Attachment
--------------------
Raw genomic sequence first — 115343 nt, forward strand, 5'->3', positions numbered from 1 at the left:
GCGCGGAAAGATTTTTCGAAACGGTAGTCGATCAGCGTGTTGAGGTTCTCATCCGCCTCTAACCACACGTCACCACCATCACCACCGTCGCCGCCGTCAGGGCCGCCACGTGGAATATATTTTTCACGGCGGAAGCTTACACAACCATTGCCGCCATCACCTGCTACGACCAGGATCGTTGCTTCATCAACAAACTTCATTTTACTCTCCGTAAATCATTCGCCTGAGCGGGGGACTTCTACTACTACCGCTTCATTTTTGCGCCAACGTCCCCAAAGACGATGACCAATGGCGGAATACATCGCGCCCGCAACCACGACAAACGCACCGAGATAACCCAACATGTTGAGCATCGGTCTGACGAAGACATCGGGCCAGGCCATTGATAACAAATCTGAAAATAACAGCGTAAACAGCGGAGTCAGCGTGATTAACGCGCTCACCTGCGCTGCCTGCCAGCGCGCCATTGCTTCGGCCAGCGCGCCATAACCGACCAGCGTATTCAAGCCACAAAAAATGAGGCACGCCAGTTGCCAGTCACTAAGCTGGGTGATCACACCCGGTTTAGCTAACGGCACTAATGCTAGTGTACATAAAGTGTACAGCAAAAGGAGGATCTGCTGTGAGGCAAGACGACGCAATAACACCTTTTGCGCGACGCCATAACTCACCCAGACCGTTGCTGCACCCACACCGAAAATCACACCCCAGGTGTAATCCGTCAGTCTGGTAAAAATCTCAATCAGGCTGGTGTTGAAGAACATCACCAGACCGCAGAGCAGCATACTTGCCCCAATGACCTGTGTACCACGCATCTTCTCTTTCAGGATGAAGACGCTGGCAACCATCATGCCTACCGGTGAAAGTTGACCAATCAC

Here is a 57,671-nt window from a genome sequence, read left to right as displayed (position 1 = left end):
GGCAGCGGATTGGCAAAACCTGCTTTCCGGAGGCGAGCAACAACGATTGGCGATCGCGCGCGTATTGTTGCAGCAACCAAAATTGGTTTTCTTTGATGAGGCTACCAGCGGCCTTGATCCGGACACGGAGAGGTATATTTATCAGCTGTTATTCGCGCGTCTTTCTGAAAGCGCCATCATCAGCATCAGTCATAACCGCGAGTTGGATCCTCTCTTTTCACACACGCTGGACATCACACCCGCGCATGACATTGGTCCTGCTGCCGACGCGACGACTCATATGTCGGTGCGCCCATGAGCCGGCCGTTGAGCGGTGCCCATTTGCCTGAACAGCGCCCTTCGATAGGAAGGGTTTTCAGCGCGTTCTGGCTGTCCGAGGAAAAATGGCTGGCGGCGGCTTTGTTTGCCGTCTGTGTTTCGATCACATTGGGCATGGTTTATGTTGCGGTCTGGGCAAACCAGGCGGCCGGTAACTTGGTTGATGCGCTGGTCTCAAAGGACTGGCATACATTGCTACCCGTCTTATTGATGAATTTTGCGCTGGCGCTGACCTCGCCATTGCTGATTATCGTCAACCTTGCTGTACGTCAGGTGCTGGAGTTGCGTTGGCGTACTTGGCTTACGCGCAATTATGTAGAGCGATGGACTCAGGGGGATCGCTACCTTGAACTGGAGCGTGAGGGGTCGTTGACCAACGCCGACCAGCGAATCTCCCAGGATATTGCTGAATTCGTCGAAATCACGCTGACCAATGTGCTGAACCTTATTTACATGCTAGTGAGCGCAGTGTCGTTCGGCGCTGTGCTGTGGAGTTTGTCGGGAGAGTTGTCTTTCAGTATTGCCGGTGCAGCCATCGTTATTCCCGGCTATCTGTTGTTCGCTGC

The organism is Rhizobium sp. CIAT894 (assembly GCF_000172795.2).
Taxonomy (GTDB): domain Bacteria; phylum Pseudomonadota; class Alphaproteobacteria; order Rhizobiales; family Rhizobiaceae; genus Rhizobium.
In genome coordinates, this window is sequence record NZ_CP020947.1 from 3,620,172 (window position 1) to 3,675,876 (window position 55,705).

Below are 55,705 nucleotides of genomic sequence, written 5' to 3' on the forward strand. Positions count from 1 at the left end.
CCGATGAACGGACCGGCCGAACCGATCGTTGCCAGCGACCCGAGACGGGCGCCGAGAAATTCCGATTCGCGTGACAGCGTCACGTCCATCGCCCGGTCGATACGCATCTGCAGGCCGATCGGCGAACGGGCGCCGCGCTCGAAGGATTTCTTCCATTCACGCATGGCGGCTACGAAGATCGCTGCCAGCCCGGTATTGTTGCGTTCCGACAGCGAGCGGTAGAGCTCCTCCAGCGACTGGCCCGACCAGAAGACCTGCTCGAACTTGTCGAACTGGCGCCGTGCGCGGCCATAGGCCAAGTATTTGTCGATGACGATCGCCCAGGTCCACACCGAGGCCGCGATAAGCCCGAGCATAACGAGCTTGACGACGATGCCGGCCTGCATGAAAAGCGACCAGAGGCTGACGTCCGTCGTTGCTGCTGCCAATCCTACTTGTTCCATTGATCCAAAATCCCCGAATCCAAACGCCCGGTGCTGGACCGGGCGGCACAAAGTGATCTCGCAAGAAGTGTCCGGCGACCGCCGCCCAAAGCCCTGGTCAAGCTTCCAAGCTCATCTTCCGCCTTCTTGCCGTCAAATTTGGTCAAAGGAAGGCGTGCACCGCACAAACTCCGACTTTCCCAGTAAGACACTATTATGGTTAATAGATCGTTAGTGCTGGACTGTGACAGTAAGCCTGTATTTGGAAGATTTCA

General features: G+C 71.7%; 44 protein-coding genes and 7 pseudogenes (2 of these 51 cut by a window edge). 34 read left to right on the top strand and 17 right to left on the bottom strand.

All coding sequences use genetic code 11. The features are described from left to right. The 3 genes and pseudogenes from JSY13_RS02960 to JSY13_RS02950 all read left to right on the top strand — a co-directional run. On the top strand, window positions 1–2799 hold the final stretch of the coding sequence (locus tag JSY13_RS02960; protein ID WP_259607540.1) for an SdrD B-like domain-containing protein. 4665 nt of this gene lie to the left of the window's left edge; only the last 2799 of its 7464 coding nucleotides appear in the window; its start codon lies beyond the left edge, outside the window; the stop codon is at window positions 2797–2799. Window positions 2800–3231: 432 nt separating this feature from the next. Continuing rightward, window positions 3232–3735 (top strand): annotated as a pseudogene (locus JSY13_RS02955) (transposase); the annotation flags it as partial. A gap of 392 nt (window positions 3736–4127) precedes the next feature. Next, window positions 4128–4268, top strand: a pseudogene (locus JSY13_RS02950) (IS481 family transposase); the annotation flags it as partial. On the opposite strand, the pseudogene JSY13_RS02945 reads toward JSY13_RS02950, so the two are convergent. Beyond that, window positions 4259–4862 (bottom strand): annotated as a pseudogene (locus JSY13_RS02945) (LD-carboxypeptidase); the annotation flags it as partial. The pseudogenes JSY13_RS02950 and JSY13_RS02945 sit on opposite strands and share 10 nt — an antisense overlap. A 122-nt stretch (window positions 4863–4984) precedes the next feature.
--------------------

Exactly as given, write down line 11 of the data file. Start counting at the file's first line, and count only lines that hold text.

All coding sequences use genetic code 11. The features are described from left to right. The 3 genes and pseudogenes from JSY13_RS02960 to JSY13_RS02950 all read left to right on the top strand — a co-directional run. On the top strand, window positions 1–2799 hold the final stretch of the coding sequence (locus tag JSY13_RS02960; protein ID WP_259607540.1) for an SdrD B-like domain-containing protein. 4665 nt of this gene lie to the left of the window's left edge; only the last 2799 of its 7464 coding nucleotides appear in the window; its start codon lies beyond the left edge, outside the window; the stop codon is at window positions 2797–2799. Window positions 2800–3231: 432 nt separating this feature from the next. Continuing rightward, window positions 3232–3735 (top strand): annotated as a pseudogene (locus JSY13_RS02955) (transposase); the annotation flags it as partial. A gap of 392 nt (window positions 3736–4127) precedes the next feature. Next, window positions 4128–4268, top strand: a pseudogene (locus JSY13_RS02950) (IS481 family transposase); the annotation flags it as partial. On the opposite strand, the pseudogene JSY13_RS02945 reads toward JSY13_RS02950, so the two are convergent. Beyond that, window positions 4259–4862 (bottom strand): annotated as a pseudogene (locus JSY13_RS02945) (LD-carboxypeptidase); the annotation flags it as partial. The pseudogenes JSY13_RS02950 and JSY13_RS02945 sit on opposite strands and share 10 nt — an antisense overlap. A 122-nt stretch (window positions 4863–4984) precedes the next feature.